Search engine robots, “Warning, warning! Write from the Heart!”

Smarter search robots will usher in a new era in human writing on the Internet. Writers will be found who simply write well about topics that matter to them.

Search engine robots are my audience.  As a budding blogger I have become obsessed with how to build a readership, and am learning the tricks of how to appeal to search engine robot crawlers.  If you write a good article that the robots don’t “see,” it’s the equivalent of typing up a manuscript and carefully filing in a desk drawer.

Blog writing today demands a mixture of content that someone might want to read, and setting up the mechanics to appeal to search engine robots. If the robot crawlers don’t like your article, it won’t come up in searches, and it won’t be found.  It will sit in the desk drawer.  One current strategy: You should load up your essay with “search terms,” putting them in headers and in bold.  Your title has to be straightforward and descriptive, rather than mysterious, to get the “take home news” up front.  You should advertise your writing on social media to get tweets and likes, and leave comments on other sites and associate with the top bloggers, to generate ping backs and links.

And this extremely irritating advice:  Write articles about a focused topic.  If you don’t, your site will not appeal to search engine robots, which are looking for evidence of related material.  How do the robots know?  Words and titles shared among your articles.  Even doing all this, it takes months to attract traffic.

Here’s a question for you: Would your favorite writer have structured their sentences to include keywords, added lots of bold headers, socialized to sell, avoided mysterious titles, or given a crap about what robots think? Would your favorite writer focus on a single topic or foolishly write from the heart about their sincere and varied interests?  This sort of writer might have trouble being found on the Internet, and certainly not on day one.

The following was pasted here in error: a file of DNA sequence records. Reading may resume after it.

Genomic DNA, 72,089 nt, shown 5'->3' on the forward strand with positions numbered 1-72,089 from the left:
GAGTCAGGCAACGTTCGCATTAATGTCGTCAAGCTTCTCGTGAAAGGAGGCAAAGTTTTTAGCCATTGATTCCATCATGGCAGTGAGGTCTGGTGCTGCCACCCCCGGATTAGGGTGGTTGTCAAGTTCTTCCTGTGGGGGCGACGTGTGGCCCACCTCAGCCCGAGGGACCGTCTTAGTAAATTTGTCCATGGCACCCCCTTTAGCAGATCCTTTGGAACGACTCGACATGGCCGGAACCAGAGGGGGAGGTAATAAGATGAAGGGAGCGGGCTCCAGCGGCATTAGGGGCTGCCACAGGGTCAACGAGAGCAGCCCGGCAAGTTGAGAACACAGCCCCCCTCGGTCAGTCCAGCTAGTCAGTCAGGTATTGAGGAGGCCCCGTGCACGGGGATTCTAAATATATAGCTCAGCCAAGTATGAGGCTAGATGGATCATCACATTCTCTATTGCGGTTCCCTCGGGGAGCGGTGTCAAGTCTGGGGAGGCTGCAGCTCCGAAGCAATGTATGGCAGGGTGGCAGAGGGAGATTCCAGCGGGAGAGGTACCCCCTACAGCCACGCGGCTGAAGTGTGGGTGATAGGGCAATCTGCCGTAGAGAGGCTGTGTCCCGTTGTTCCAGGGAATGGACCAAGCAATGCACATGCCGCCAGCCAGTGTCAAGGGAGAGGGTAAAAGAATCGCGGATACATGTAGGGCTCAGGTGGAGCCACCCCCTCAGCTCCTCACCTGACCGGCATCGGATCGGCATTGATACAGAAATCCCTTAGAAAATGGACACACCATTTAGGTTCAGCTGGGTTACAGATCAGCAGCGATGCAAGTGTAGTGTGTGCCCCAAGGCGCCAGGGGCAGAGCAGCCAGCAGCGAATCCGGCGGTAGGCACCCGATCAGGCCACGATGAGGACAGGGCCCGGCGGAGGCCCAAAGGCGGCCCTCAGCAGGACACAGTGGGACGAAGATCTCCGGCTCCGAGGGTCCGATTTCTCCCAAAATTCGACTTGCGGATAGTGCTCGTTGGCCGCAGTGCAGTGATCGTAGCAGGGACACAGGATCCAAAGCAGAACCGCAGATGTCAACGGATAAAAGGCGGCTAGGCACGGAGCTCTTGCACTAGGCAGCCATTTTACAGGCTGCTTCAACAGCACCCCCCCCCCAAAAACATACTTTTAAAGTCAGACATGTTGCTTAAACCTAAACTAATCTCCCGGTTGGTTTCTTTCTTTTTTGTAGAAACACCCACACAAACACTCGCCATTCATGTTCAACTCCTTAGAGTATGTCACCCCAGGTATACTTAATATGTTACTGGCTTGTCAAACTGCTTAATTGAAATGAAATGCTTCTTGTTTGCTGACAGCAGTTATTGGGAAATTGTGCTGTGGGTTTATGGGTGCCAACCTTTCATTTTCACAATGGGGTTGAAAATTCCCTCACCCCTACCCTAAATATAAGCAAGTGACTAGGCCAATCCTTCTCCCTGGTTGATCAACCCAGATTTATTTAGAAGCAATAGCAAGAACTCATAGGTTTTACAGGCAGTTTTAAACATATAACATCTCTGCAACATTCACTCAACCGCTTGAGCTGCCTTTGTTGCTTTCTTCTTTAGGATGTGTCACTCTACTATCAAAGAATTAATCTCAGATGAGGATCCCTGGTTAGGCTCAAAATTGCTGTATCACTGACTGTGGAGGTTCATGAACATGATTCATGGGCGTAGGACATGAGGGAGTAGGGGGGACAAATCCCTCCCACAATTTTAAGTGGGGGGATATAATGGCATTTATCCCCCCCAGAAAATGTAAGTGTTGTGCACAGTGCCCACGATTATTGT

Blog experts already tell us, “Content is King”

The word on the street about Search Engine Optimization is that content matters.  It does, and increasingly so.  My theory:  Search engines are evolving and will get smart. Real smart. The robots are converging on the human mind’s capacity to distinguish quality.  Why?  The business of search engines companies is to serve up relevant searches to readers.  Computers are increasingly powerful and software more intelligent.  Rather than humans optimizing writing for search engines, search engines will be optimized to discover writing that appeals to the human heart.

Already the search engine robots watch humans

Humans visiting and linking to sites help search engine robots decide whether material might be good.  The robots look for older, established sites, and supposedly check how far into the future a domain is registered to evaluate commitment.  But the robots don’t fall for the old trick of loading up an article with a list of words.  They don’t fall for a site that just copies text from other sites.  They still fall for some tricks, but the search robots are getting smarter.

Smarter search robots will usher in a new era in human writing on the Internet. Writers will be found who simply write well about topics that matter to them.  Writing from the heart and the brain will be enough.  Search engines will become like human editors, able to spot talent and even cultivate it.  Robots will become the thoughtful servants of humanity, rather than the mindless masters of the digital realm. And those who write from the heart will be found by readers.  On the first day.

So those of us who are playing the game of SEO had better be careful.  Warning, warning: If you write for the current crop of search engine robots,  you may have fewer human readers tomorrow.